This genre works on the principles of modern interior design; incorporating clean lines with practical living in terms of function and storage, the addition of natural textures and antique details is fundamental. Old buildings can work beautifully with this design as ancient structures provide a beautiful backdrop, but modern buildings are also able to lend themselves to the rustic look by fusing antique and vintage furniture and furnishings. Wood is an important material here for its beautiful organic nature and raw allure; stripped back floorboards either reclaimed or original, exposed beams, panelled walls and raw untreated wood, work handsomely.
Antiques are another important element in a rustic environment, adding depth, story and character to a space. Interior designer Patrick Williams of Berdoulat (opens in new tab) has worked with old buildings for many years and has a passion for their history and craft, based in the World Heritage city of Bath he pursues craftsmanship over commercialism both in his interior design and in the products he crafts and sells. He explains:
“There’s no question that Georgian buildings lend themselves to modern interior design. With their well-proportioned elegance and clean lines, they provide the perfect backdrop for simple, sparse interiors, but at the same time can take a bolder approach, with dramatic colour and pattern.”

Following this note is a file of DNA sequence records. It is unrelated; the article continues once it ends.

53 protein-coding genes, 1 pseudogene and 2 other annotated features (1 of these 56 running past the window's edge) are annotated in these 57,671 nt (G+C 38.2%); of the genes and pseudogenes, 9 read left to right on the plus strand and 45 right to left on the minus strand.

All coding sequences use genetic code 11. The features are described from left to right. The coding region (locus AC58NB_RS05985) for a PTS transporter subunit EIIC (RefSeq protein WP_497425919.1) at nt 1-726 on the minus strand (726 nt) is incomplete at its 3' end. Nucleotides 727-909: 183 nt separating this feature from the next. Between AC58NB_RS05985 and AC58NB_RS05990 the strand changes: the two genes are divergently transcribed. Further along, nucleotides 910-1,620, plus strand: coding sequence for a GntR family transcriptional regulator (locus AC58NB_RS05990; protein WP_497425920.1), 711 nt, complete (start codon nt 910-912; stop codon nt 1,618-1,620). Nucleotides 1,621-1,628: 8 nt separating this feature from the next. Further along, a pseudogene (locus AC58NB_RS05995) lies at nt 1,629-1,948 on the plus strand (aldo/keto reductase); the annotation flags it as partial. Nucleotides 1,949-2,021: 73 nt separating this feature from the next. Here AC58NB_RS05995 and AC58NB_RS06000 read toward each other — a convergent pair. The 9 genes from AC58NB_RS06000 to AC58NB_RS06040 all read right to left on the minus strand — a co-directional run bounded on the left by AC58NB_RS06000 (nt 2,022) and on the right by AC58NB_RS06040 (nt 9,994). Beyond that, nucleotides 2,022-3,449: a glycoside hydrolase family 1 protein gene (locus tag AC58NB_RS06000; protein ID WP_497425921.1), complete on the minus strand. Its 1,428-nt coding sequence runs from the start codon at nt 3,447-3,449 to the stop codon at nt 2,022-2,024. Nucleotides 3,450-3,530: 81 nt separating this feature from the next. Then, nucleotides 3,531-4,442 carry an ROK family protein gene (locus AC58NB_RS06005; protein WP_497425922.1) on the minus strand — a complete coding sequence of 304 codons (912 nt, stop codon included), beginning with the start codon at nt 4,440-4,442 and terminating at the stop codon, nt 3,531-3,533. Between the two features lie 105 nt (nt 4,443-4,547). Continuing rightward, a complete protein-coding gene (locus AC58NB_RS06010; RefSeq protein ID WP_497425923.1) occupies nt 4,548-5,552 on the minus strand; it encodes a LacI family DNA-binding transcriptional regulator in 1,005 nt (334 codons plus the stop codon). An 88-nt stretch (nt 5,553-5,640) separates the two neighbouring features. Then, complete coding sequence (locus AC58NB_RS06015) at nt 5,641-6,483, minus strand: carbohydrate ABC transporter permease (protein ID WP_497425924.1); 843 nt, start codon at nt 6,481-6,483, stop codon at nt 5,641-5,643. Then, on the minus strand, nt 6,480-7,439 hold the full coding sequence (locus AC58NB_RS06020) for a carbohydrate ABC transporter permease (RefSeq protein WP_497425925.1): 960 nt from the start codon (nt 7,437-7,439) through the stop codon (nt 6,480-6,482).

As with all fashions and styles everything comes and goes over time and maximalism is seen as a push back to minimalism. The quiet whites, minimal decorating and less is more philosophy of minimalism is tossed out completely with maximalism, as colour, décor and more is more, are the go-to aspects of this design school of thought. However, furniture, colour, pattern, textiles and collections are not added without clear thought and clarity.
Maximalism takes time to create, it is a curation of layers and this organisation is absolutely critical to the overall effect, producing colourful comfort and curiosity. By slowing building up collections, be it houseplants, antique books or ceramic sculptures, you will eventually create an organically layered effect.
Maximalist queen, and founder of Shoreditch interiors store WA Green (opens in new tab), Zoe Anderson advises:
“Being a maximalist is all about going with your gut, not being afraid of making mistakes but taking your time. Remember colour loves colour so layer up and go for it.To avoid things looking too contrived, allow things to happen naturally. We maximalists are like magpies, we’re collectors, we can’t stop ourselves when we see something that screams: ‘you need me’. Most recently I fell in love with some plates but the only wall space was above a door frame. They look ace there which just shows where there’s a will there’s always a way.”